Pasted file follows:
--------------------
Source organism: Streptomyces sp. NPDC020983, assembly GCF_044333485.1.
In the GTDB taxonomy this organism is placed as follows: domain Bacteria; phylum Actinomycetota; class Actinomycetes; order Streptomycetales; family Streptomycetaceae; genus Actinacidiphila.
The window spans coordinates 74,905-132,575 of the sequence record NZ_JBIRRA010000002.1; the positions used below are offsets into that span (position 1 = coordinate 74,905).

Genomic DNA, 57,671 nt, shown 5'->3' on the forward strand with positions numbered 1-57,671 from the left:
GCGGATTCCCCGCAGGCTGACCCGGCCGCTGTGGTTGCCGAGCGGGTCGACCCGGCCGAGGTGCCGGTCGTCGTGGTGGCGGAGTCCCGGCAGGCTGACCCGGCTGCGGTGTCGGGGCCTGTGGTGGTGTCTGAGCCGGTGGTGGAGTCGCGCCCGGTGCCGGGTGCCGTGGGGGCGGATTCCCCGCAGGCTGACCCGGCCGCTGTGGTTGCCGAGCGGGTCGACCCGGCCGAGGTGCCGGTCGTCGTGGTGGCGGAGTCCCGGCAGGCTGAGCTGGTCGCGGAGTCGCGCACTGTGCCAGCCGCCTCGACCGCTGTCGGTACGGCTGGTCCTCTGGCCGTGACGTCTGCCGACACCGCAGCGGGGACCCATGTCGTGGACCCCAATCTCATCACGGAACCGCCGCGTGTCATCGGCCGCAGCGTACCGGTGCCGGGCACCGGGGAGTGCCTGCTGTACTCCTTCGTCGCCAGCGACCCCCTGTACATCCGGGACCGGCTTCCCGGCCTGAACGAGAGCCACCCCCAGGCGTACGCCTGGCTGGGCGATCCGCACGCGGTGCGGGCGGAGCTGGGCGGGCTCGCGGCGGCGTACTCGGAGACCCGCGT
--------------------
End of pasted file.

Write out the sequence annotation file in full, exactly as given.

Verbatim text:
Source organism: Streptomyces sp. NPDC020983, assembly GCF_044333485.1.
In the GTDB taxonomy this organism is placed as follows: domain Bacteria; phylum Actinomycetota; class Actinomycetes; order Streptomycetales; family Streptomycetaceae; genus Actinacidiphila.
The window spans coordinates 74,905-132,575 of the sequence record NZ_JBIRRA010000002.1; the positions used below are offsets into that span (position 1 = coordinate 74,905).

Genomic DNA, 57,671 nt, shown 5'->3' on the forward strand with positions numbered 1-57,671 from the left:
GCGGATTCCCCGCAGGCTGACCCGGCCGCTGTGGTTGCCGAGCGGGTCGACCCGGCCGAGGTGCCGGTCGTCGTGGTGGCGGAGTCCCGGCAGGCTGACCCGGCTGCGGTGTCGGGGCCTGTGGTGGTGTCTGAGCCGGTGGTGGAGTCGCGCCCGGTGCCGGGTGCCGTGGGGGCGGATTCCCCGCAGGCTGACCCGGCCGCTGTGGTTGCCGAGCGGGTCGACCCGGCCGAGGTGCCGGTCGTCGTGGTGGCGGAGTCCCGGCAGGCTGAGCTGGTCGCGGAGTCGCGCACTGTGCCAGCCGCCTCGACCGCTGTCGGTACGGCTGGTCCTCTGGCCGTGACGTCTGCCGACACCGCAGCGGGGACCCATGTCGTGGACCCCAATCTCATCACGGAACCGCCGCGTGTCATCGGCCGCAGCGTACCGGTGCCGGGCACCGGGGAGTGCCTGCTGTACTCCTTCGTCGCCAGCGACCCCCTGTACATCCGGGACCGGCTTCCCGGCCTGAACGAGAGCCACCCCCAGGCGTACGCCTGGCTGGGCGATCCGCACGCGGTGCGGGCGGAGCTGGGCGGGCTCGCGGCGGCGTACTCGGAGACCCGCGT